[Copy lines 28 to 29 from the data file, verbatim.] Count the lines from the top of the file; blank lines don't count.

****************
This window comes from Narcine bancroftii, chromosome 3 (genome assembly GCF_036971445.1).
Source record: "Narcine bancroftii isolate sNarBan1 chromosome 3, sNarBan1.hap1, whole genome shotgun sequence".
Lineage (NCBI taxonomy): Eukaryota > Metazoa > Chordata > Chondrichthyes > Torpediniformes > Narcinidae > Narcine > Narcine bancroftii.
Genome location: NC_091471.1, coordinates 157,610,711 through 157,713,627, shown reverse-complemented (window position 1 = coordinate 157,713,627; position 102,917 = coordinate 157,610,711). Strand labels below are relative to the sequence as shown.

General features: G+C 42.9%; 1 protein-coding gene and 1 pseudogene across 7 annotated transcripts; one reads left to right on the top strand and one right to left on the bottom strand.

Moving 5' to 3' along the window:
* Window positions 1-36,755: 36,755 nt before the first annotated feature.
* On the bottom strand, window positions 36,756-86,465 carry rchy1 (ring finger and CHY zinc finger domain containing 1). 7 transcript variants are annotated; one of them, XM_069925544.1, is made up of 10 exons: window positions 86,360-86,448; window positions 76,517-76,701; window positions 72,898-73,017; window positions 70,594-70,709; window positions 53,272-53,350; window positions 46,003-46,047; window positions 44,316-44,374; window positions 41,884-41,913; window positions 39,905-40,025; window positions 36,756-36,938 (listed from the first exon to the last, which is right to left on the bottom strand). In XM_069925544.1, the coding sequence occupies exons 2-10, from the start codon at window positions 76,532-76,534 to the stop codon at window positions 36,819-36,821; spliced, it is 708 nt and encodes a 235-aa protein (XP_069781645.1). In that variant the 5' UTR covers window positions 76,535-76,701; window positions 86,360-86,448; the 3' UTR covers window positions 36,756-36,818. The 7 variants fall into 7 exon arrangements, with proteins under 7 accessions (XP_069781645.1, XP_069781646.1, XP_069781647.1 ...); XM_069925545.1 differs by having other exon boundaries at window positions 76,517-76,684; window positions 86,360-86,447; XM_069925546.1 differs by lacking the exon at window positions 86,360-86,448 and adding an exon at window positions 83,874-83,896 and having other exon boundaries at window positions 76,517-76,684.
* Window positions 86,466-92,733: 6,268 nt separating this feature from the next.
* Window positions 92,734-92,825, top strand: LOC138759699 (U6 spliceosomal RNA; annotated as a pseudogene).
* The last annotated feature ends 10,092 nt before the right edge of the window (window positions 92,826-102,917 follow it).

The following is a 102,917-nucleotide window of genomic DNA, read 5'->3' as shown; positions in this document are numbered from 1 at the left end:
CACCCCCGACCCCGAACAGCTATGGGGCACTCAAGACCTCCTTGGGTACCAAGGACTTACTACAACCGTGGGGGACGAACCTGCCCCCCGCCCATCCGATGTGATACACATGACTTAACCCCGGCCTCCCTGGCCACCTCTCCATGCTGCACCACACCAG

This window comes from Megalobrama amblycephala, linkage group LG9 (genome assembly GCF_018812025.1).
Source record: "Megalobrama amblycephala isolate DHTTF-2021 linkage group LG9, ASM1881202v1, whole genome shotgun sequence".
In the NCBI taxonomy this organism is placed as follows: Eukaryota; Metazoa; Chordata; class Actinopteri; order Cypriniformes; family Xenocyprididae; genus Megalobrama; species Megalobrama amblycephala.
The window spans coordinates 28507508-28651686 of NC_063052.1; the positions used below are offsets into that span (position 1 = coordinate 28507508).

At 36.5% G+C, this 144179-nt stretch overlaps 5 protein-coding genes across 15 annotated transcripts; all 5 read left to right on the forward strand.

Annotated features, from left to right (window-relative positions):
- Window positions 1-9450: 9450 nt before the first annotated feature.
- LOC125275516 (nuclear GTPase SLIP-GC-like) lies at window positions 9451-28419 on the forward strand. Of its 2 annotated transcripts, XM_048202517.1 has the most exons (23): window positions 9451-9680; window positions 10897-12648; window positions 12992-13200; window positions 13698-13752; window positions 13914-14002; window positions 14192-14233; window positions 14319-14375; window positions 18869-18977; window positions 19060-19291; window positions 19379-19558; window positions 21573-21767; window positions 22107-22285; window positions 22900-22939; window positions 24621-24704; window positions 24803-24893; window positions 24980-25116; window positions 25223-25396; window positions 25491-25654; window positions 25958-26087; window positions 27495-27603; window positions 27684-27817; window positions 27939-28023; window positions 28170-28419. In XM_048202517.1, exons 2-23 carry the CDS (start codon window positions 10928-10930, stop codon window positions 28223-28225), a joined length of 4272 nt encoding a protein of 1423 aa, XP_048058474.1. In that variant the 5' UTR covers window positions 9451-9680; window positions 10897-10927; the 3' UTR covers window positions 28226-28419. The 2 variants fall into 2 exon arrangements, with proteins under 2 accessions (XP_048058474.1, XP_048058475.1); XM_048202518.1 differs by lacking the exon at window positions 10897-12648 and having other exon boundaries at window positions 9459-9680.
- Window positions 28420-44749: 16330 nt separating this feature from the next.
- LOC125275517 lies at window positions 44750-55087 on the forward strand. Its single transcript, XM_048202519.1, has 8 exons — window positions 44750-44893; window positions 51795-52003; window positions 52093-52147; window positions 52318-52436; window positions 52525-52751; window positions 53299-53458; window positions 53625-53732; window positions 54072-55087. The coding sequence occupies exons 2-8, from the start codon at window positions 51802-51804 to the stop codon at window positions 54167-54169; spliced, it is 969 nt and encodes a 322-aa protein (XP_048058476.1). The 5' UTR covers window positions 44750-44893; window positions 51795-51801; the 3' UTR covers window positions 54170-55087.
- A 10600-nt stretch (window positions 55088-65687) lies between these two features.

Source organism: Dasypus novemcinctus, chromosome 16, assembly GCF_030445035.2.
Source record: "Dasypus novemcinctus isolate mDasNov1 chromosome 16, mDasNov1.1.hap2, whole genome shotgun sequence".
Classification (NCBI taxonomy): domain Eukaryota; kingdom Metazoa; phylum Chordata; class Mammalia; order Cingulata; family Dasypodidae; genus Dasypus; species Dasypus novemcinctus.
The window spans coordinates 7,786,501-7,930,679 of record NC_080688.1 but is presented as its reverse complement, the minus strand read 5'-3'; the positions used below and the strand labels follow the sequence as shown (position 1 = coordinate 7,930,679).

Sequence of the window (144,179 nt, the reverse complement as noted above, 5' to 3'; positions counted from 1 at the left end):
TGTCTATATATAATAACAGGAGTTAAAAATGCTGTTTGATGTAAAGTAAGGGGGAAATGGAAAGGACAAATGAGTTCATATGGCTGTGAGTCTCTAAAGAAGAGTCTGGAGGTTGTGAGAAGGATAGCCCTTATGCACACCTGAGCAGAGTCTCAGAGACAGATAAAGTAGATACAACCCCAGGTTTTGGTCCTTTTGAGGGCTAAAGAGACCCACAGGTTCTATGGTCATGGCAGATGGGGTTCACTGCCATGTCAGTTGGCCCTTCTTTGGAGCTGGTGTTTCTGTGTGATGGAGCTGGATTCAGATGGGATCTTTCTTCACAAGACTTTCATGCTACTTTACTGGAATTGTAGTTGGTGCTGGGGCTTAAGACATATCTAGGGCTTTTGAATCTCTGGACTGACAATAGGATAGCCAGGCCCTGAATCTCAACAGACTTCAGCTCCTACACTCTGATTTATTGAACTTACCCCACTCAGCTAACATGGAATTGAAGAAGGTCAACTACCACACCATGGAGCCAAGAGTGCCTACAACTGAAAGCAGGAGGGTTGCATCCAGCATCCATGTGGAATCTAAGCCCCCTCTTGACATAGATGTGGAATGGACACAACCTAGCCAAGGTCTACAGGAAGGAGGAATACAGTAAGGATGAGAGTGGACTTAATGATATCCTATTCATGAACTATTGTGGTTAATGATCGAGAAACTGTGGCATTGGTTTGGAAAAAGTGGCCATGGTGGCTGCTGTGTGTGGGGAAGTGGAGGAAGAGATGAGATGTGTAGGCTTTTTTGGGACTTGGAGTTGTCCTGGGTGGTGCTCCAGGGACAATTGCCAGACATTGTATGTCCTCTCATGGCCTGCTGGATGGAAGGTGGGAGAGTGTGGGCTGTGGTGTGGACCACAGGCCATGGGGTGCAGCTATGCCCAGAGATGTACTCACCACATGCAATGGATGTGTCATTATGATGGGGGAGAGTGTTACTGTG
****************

The window spans coordinates 7,786,501-7,930,679 of record NC_080688.1 but is presented as its reverse complement, the minus strand read 5'-3'; the positions used below and the strand labels follow the sequence as shown (position 1 = coordinate 7,930,679).

Sequence of the window (144,179 nt, the reverse complement as noted above, 5' to 3'; positions counted from 1 at the left end):